In the early forties, Gary Cooper seemed to have a corner on the market for squeaky-clean, All-American biographies. After playing Medal of Honor recipient Sergeant Alvin York, he would go on to play Yankee legend Lou Gehrig in Pride of the Yankees. While the latter movie was a shallow, deeply clichéd bit of treacle, Howard Hawks‘ Sergeant York manages to get under the skin of the pious country boy who managed to single-handedly take out a German machine gun nest and take 138 prisoners with only seven men.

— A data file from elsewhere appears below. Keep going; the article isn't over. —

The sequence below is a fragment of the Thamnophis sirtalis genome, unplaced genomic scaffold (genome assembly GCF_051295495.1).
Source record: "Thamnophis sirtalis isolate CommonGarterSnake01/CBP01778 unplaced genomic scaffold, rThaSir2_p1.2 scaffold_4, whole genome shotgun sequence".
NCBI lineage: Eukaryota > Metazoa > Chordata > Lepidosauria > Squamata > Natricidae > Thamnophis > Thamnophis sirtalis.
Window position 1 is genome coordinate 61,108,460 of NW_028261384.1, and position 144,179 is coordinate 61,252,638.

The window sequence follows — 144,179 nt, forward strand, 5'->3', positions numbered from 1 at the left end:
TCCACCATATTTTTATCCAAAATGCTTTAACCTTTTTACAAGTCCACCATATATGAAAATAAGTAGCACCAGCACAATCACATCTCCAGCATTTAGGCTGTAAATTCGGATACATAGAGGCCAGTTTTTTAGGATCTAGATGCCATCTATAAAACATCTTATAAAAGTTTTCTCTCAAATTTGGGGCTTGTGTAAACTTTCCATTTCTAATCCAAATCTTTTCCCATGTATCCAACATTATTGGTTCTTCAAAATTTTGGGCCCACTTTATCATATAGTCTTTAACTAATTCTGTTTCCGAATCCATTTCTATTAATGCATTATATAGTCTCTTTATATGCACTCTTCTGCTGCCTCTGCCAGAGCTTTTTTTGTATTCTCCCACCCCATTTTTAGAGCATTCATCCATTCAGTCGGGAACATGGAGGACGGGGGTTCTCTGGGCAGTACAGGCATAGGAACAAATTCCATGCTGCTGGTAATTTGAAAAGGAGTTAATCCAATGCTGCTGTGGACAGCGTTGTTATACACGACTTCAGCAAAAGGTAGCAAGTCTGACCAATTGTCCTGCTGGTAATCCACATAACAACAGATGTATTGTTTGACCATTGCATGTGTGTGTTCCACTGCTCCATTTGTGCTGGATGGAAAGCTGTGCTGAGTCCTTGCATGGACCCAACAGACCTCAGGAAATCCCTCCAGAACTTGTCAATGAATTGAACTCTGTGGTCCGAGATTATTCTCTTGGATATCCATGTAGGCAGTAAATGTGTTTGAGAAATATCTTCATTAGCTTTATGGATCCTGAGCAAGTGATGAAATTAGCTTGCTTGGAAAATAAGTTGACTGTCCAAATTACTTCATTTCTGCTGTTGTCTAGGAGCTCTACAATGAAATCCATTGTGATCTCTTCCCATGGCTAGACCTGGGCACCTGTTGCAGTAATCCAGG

On July 4, 1939, it seemed like all of New York City plus most of baseball paused between games of a doubleheader to say good-bye to the career of Lou Gehrig, the “Iron Horse” who had played 2,130 consecutive games before the effects of amyotrophic lateral sclerosis, now known as Lou Gehrig’s disease, ended his playing days. His farewell speech, beginning with the sentence “Today, I consider myself the luckiest man on the face of the earth,” remains one of the most moving moments in sports history.
Just over a year after his death in June, 1941, Hollywood had a movie version of Gehrig’s life in the theaters. While it was well received at the time and garnered a whole rack of Academy Award nominations, time has not been kind to this shallow look at the baseball legend’s private life.